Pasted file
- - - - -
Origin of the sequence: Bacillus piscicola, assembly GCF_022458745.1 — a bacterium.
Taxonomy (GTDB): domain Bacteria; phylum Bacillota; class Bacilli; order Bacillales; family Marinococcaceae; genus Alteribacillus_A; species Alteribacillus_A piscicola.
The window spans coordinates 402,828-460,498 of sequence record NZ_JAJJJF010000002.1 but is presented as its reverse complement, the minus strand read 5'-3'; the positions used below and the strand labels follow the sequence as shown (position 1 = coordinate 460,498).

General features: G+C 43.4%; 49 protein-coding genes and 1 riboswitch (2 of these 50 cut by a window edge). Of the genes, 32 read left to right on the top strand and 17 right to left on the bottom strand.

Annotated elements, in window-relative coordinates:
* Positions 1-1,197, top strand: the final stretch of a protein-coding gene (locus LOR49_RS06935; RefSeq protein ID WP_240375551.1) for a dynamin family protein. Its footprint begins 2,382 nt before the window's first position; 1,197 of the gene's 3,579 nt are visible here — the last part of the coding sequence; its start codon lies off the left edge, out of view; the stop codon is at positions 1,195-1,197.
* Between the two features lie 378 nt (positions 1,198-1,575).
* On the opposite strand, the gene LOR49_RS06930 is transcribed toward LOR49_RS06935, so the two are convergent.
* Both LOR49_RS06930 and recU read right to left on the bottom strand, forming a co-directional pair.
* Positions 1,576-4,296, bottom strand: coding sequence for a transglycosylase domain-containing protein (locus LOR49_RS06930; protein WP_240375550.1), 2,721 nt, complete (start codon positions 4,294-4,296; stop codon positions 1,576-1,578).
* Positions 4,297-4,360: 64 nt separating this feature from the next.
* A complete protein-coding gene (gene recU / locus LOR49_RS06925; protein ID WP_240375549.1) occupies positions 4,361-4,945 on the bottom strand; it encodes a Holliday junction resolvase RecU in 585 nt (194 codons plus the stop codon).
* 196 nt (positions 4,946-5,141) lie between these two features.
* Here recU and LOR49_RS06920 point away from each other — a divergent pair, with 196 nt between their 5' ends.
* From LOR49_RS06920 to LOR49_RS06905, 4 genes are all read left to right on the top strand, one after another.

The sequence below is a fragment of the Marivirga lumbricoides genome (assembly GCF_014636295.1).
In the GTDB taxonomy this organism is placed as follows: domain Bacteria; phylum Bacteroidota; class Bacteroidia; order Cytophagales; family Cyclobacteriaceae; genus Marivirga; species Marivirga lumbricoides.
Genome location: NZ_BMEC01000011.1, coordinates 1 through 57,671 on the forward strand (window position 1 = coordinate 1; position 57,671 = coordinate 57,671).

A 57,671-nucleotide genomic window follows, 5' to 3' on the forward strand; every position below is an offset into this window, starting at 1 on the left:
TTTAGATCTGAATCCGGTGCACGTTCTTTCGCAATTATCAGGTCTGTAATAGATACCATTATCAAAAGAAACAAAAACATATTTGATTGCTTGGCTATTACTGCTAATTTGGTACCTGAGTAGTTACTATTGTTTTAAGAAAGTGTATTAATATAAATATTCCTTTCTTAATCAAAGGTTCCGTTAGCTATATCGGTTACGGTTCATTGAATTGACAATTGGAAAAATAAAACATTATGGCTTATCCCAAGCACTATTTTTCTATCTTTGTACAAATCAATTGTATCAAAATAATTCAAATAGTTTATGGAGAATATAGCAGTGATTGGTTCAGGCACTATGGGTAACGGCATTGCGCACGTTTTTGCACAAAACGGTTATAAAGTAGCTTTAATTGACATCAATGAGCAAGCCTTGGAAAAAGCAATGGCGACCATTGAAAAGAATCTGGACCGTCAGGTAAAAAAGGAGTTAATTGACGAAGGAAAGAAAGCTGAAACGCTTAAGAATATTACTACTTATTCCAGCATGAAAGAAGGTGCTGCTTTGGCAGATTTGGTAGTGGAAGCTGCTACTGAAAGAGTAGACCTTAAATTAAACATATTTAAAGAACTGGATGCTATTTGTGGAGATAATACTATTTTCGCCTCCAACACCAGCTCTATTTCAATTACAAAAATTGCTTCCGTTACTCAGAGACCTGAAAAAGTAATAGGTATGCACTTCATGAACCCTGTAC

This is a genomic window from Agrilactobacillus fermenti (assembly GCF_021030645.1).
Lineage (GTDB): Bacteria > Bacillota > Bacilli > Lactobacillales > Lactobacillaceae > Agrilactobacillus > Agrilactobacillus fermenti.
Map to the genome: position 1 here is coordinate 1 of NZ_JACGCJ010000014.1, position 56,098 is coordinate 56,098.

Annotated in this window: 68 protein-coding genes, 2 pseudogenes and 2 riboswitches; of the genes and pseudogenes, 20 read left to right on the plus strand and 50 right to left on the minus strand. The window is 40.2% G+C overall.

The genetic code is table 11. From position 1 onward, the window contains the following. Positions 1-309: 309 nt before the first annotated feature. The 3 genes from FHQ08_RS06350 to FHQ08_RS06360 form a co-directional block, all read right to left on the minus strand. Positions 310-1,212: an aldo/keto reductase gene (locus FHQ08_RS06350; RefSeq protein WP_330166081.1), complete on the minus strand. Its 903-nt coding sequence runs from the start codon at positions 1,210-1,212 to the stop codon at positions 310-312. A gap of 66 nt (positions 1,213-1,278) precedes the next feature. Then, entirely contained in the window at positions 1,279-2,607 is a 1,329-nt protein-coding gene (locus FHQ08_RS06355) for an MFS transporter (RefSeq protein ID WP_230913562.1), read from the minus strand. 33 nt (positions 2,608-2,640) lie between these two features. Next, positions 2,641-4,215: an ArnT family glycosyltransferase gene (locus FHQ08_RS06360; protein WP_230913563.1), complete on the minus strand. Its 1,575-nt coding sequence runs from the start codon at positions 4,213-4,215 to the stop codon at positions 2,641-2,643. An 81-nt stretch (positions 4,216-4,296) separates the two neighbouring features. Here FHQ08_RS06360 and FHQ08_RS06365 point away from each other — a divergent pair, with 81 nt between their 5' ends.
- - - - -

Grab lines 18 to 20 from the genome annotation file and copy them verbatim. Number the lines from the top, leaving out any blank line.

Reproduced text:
Genome location: NZ_BMEC01000011.1, coordinates 1 through 57,671 on the forward strand (window position 1 = coordinate 1; position 57,671 = coordinate 57,671).

A 57,671-nucleotide genomic window follows, 5' to 3' on the forward strand; every position below is an offset into this window, starting at 1 on the left:
TTTAGATCTGAATCCGGTGCACGTTCTTTCGCAATTATCAGGTCTGTAATAGATACCATTATCAAAAGAAACAAAAACATATTTGATTGCTTGGCTATTACTGCTAATTTGGTACCTGAGTAGTTACTATTGTTTTAAGAAAGTGTATTAATATAAATATTCCTTTCTTAATCAAAGGTTCCGTTAGCTATATCGGTTACGGTTCATTGAATTGACAATTGGAAAAATAAAACATTATGGCTTATCCCAAGCACTATTTTTCTATCTTTGTACAAATCAATTGTATCAAAATAATTCAAATAGTTTATGGAGAATATAGCAGTGATTGGTTCAGGCACTATGGGTAACGGCATTGCGCACGTTTTTGCACAAAACGGTTATAAAGTAGCTTTAATTGACATCAATGAGCAAGCCTTGGAAAAAGCAATGGCGACCATTGAAAAGAATCTGGACCGTCAGGTAAAAAAGGAGTTAATTGACGAAGGAAAGAAAGCTGAAACGCTTAAGAATATTACTACTTATTCCAGCATGAAAGAAGGTGCTGCTTTGGCAGATTTGGTAGTGGAAGCTGCTACTGAAAGAGTAGACCTTAAATTAAACATATTTAAAGAACTGGATGCTATTTGTGGAGATAATACTATTTTCGCCTCCAACACCAGCTCTATTTCAATTACAAAAATTGCTTCCGTTACTCAGAGACCTGAAAAAGTAATAGGTATGCACTTCATGAACCCTGTAC